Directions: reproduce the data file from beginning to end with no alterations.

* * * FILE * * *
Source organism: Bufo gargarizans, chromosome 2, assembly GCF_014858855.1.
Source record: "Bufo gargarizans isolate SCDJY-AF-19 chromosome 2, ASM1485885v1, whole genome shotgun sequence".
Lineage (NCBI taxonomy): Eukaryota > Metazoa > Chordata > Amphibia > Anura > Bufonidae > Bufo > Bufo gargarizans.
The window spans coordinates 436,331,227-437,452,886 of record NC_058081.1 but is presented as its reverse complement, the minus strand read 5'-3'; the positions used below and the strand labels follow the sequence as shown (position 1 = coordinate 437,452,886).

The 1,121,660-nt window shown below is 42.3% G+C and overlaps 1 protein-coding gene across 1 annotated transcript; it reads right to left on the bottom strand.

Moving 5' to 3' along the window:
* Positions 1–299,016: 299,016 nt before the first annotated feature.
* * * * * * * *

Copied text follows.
Source organism: Bufo gargarizans, chromosome 2, assembly GCF_014858855.1.
Source record: "Bufo gargarizans isolate SCDJY-AF-19 chromosome 2, ASM1485885v1, whole genome shotgun sequence".
Lineage (NCBI taxonomy): Eukaryota > Metazoa > Chordata > Amphibia > Anura > Bufonidae > Bufo > Bufo gargarizans.
The window spans coordinates 436,331,227-437,452,886 of record NC_058081.1 but is presented as its reverse complement, the minus strand read 5'-3'; the positions used below and the strand labels follow the sequence as shown (position 1 = coordinate 437,452,886).

The 1,121,660-nt window shown below is 42.3% G+C and overlaps 1 protein-coding gene across 1 annotated transcript; it reads right to left on the bottom strand.

Moving 5' to 3' along the window:
* Positions 1–299,016: 299,016 nt before the first annotated feature.